Creative Leadership

Here’s What’s Keeping You From Accomplishing Your Dream Project

Why aren’t you writing your book, creating your film, starting your business, launching your ministry, or otherwise making your big idea happen? Probably because of what writer Steven Pressfield calls “Resistance” – that urge to do anything other than sit down and do what you actually need to do. I’m working on my next book, and yet every morning I have an almost uncontrollable urge to do something – anything – else: check my email, re-arrange my closet, organize my desk, take a walk, or a million other things.

The idea of “Resistance” is far more powerful than we think, and unless we learn to overcome it, we’ll fail every time. In fact, in his recent book “The War of Art” Pressfield doesn’t pull any punches when it comes to how big an issue “Resistance” really is:

“How many of us have become drunks and drug addicts, developed tumors and neuroses, succumbed to painkillers, gossip, and compulsive cell-phone use, simply because we don’t do that thing that our hearts, our inner genius, is calling us to do? Resistance defeats us.

If tomorrow morning by some stoke of magic every dazed and benighted soul woke up with the power to take the first step toward pursuing his or her dreams, every shrink in the directory would be out of business. Prisons would stand empty. The alcohol and tobacco industries would collapse, along with the junk food, cosmetic surgery, and infotainment businesses, not to mention pharmaceutical companies, hospitals, and the medical profession from top to bottom. Domestic abuse would become extinct, as would addiction, obesity, migraine headaches, road rage, and dandruff.

Look at your own heart. Unless I’m crazy right now a still small voice is piping up, telling you as it has ten thousand times, the calling that is yours and yours alone. You know it. No one has to tell you. And unless I’m crazy, you’re no closer to taking action on it than you were yesterday or will be tomorrow. You think Resistance isn’t real? Resistance will bury you.
You know, Hitler wanted to be an artist. At eighteen he took his inheritance, seven hundred kroner, and moved to Vienna to live and study. He applied to the Academy of Fine Arts and later to the School of Architecture. Ever see one of his paintings? Neither have I. Resistance beat him. Call it overstatement but I’ll say it anyway: it was easier for Hitler to start World War II than it was for him to face a blank square of canvas.”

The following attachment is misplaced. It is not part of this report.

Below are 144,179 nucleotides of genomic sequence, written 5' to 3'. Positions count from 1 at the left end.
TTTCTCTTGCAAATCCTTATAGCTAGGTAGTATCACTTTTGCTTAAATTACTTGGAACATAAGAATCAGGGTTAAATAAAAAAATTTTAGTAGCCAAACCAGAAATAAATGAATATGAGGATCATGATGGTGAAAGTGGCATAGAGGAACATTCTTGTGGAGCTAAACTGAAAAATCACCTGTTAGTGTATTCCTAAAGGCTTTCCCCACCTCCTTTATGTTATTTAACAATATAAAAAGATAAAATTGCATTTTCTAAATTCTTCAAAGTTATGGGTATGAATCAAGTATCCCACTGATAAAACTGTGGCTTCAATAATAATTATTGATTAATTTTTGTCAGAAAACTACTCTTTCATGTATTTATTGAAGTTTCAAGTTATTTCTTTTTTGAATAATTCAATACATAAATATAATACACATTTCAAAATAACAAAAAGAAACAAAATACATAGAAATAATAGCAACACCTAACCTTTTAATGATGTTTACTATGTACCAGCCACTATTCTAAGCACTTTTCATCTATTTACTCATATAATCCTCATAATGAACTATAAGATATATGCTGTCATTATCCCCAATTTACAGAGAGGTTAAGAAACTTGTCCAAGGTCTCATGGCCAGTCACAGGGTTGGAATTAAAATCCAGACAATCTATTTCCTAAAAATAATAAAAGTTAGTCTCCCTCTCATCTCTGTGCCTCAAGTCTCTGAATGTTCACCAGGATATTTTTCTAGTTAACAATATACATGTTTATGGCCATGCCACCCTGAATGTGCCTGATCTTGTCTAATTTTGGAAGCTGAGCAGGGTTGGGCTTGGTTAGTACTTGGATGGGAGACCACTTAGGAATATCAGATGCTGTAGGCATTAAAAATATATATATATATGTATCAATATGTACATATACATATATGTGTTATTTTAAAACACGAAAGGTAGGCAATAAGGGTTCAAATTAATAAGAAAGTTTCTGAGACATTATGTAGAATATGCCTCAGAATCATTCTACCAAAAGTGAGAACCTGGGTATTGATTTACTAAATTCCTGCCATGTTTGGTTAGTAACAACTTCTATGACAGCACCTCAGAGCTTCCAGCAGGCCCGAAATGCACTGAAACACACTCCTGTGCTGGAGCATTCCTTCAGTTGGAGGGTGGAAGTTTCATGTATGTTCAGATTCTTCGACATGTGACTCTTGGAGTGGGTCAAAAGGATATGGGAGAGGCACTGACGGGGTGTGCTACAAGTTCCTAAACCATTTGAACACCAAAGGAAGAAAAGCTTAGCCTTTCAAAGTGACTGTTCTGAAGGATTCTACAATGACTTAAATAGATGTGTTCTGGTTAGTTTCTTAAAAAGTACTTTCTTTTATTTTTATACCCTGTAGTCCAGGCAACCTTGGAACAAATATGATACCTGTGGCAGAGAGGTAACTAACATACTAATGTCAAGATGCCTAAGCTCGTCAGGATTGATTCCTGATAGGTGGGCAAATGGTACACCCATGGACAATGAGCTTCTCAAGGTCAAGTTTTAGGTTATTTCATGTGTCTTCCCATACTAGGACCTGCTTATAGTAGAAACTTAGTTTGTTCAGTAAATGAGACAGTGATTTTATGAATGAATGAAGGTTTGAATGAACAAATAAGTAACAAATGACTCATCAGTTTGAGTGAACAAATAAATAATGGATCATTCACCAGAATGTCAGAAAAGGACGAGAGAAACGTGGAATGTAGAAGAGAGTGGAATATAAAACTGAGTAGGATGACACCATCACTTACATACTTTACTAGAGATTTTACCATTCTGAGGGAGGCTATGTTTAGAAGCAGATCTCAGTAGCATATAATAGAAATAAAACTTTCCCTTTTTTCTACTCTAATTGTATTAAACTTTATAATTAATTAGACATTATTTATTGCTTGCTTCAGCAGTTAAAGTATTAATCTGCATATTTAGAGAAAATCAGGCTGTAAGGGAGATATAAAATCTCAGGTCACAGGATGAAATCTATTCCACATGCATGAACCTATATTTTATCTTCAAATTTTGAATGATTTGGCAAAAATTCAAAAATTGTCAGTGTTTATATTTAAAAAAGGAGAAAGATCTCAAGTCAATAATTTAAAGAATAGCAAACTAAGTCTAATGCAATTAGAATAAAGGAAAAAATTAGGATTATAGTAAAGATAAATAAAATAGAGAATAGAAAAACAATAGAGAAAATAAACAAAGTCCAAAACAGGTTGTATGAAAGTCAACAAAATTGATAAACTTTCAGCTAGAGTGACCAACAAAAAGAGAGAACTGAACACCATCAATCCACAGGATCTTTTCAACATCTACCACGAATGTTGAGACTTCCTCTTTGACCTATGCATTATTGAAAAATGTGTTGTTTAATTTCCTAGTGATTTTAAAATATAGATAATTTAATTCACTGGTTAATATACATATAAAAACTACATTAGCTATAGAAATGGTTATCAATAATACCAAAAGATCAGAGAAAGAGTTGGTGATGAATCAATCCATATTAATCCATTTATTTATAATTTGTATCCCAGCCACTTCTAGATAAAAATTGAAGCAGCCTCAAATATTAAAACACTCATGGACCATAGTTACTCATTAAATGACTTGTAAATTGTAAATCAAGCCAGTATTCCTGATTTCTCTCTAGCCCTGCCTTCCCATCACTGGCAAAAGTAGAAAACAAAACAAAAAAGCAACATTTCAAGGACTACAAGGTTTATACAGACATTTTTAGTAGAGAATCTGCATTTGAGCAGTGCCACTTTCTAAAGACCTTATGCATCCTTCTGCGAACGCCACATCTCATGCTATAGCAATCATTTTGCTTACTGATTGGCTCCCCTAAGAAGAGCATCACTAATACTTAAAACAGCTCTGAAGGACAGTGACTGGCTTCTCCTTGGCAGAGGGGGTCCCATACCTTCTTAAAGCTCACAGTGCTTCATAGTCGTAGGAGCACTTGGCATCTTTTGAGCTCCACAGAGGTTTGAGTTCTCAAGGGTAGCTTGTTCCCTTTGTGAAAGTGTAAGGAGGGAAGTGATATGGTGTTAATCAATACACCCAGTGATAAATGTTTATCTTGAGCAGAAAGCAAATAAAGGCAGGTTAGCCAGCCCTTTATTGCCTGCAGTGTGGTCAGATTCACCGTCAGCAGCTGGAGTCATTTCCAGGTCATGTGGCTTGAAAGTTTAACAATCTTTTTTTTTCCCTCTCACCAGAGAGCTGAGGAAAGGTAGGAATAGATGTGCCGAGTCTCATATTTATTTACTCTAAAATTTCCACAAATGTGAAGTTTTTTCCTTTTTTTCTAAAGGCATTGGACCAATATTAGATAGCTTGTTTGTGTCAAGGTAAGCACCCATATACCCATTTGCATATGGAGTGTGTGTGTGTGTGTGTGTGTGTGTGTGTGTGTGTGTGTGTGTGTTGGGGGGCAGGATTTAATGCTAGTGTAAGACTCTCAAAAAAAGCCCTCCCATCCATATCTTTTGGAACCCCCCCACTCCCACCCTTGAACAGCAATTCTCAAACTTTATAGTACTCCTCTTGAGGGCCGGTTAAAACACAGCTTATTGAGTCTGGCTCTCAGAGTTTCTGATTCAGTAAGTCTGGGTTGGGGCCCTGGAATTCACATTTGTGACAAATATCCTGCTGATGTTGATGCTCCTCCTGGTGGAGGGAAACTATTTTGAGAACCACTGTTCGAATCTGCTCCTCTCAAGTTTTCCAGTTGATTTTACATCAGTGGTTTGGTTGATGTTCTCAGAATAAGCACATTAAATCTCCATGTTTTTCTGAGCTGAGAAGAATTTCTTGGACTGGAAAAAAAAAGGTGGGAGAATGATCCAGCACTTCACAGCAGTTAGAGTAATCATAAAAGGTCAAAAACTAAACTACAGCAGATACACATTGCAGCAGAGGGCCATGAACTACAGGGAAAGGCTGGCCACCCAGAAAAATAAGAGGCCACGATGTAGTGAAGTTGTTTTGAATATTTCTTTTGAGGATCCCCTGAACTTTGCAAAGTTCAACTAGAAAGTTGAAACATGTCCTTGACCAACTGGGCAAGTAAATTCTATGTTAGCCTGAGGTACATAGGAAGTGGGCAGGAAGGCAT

_____

Over dramatized? Maybe. But the question remains? Isn’t it time to overcome the Resistance in your life?i

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14 Comments

  1. Love this, Phil! We all often start the wrong war. Like Hitler we go to battle with people, when the real battle is the inner war against the negativity and resistance inside of us. I like to put it this way: First win within and then without a doubt you’ll win without!

    1. Very well put. For so many, it’s easier to critique another person or blame someone else for our lack of success when, really, the hardest and most life changing thing we can do is take an honest look in the mirror. *cue MJ song…*

  2. Hmm. This is a bit over the top for me. If Hitler had just gotten enough motivation to make his art a success, we wouldn’t have had World War 2! I think sometimes a person’s dream project just isn’t meant to be. We should look for God’s will in everything, not our own glory. Hitler was looking for glory not creative satisfaction and found it in a political outlet.

  3. I LOVE THIS! It is not overstated. It’s the truth. Our most powerful demon is our own resistance to doing anything that will make an eternal difference! And Art always makes an eternal difference, as any beautiful creation does – even if it’s in the life of one person!

    1. Laziness, fear – it doesn’t matter what causes it. They key is not letting it stop you from doing difficult creative work. There’s a number of methods, but much of it depends on what the resistance is in your work style – distraction, clutter, busyness, etc…

  4. Good, Phil: thank you for this reminder, and great quote.

    There is also an opposite extreme: the artist who dumps his 100% into the project, sidestepping distractions, pouring out his entire being into the endeavor — indefinitely. This can certainly work well in the short-term. That “creative zone,” fire, passion propels us.

    However, I’ve discovered over the past few years that long-term projects can produce burnout in the artist — that is if the artist doesn’t learn he can’t sustain “the creative zone” at high octane for 24+ months.

    Something’s gotta give.

    We have to balance the driving passion for the project vs. the renewal of body, soul and spirit, or the elusive finish line creeps further away as a result.

    My conclusion: once you’ve put in the time, met some substantial milestone goals, then stop, refresh, and take a guilt-free vacation. (The last part is my personal struggle, but necessary.)

    1. Yeah, really…..I mean, dandruff (and flaking skin in other spots) is often one of the easily-noticed symptoms of hypothyroidism that, even with the supposed “right” level of synthetic hormone being taken, never completely goes away! Don’t be quite so judgmental on dandruff, folks!

      Oh, wait….I now see a different, larger point was being made. 😉

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